The dynamic range of a detector may be defined as the range between the smallest detectable photon count rates (determined by inherent detector noise such as readout and dark noise) to the largest acceptable photon count rates (determined by the dead time).

Energy resolution is the ability of a detector to resolve two photons that have different energies. Energy resolution is typically characterized by the size of the detector energy window, ΔE, in electron volts, as determined by the full width at half maximum (FWHM) of the detector-efficiency curve as a function of energy, with the detector and counting electronics set to a specific wavelength. Another frequently used expression for energy resolution is the ratio of the detector energy window size to the energy of the monochromatic X-ray beam, E, expressed as ΔE/E.

The proportionality of the detector determines how the size of the generated voltage pulse is related to the energy of the absorbed X-ray photons, and electronic methods (pulse-height selection) can be used to discriminate between different energies. An accurate proportionality thus allows the use of energy discrimination as a form of monochromatization, where the energy is filtered by the detector rather than by an optical element such as a metal filter, crystal or mirror; see Section[link]. Signals corresponding to photons with too high or too low energies are discarded.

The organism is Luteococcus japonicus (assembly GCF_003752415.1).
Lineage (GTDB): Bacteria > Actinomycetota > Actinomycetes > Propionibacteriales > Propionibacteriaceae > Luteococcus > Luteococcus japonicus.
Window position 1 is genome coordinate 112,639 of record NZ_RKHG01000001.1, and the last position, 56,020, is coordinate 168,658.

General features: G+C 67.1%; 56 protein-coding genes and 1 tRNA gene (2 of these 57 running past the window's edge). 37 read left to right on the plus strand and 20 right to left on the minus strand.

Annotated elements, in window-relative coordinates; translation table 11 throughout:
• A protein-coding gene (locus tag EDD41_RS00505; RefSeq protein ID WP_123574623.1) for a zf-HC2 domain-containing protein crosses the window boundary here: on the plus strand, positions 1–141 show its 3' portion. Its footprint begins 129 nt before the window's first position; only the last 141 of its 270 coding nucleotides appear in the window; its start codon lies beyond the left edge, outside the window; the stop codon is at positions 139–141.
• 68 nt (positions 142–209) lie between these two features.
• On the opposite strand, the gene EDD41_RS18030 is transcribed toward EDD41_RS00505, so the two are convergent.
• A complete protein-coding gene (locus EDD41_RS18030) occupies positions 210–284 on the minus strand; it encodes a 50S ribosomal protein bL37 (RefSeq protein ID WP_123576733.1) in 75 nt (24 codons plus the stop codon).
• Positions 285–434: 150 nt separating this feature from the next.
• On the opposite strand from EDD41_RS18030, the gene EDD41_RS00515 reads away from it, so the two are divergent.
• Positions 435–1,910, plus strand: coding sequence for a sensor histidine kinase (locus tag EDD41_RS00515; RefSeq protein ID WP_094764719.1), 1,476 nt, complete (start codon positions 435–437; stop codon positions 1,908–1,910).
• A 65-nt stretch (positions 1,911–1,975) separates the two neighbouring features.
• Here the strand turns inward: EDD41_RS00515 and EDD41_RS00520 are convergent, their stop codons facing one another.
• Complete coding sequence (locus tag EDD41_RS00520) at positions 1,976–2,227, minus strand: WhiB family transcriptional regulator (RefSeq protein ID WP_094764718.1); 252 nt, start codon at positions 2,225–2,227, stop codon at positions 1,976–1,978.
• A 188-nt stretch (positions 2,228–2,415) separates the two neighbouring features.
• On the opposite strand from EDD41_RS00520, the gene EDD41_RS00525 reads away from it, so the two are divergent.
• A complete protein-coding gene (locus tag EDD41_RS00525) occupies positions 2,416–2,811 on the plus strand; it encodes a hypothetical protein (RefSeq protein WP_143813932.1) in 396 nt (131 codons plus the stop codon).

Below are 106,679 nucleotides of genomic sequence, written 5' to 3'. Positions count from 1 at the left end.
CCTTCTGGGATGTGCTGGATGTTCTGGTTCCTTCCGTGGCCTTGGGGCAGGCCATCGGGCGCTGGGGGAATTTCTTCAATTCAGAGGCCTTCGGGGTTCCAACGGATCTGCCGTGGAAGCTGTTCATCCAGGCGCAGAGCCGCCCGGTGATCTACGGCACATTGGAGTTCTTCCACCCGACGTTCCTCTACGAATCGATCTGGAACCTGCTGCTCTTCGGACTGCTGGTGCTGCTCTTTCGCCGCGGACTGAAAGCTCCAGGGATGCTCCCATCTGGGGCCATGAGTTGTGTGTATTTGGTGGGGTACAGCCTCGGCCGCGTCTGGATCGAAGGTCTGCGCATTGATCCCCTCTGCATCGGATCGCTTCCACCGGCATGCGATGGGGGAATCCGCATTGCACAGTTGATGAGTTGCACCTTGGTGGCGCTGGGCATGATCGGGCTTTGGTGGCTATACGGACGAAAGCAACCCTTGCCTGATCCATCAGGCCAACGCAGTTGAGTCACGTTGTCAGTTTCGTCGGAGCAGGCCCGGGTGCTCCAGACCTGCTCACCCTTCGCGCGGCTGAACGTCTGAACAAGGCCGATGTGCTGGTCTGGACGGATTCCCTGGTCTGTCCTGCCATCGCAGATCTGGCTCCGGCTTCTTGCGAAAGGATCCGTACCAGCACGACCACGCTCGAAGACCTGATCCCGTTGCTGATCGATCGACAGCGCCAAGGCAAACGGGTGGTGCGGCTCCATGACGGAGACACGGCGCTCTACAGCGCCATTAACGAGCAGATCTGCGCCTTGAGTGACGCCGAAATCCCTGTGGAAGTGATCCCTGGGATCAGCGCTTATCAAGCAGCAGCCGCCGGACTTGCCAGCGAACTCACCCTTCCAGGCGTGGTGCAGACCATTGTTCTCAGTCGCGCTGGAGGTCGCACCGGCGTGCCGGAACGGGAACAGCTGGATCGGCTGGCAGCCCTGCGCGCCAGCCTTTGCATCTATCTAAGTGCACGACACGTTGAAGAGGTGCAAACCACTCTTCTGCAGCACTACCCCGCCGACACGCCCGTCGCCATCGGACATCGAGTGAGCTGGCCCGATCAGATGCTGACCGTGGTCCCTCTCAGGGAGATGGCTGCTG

The size and weight of detectors may impose several practical constraints, see also Section[link]. For large detectors the accessible angular range may be limited owing to collision issues. For heavy detectors a horizontal goniometer may be preferred over a vertical goniometer (unless horizontal specimen positioning is imperative) in order to minimize the goniometer load.

X-ray detectors may be broadly classified as counting detectors or integrating detectors. Counting (digital) detectors are able to detect and count individual photons. The number of pulses counted per unit time is proportional to the incident X-ray flux. Integrating (or analogue) detectors accumulate photon-induced signals for a given period of time, prior to the integrated signal being read out and converted into an (analogue) electrical signal. The signal size is proportional to the flux density of the incident X-rays.

Counting and integrating detectors each have their clear advantages and disadvantages. Counting detectors normally have a greater dynamic range than integrating detectors, while integrating detectors normally have better spatial resolution (Section[link]). Energy resolution is only possible for counting detectors. Readout and dark noise are usually higher for integrating detectors. Integrating detectors are not limited by the photon count rate as there is no dead time; nevertheless, the measurement time has to be kept sufficiently small to avoid saturation.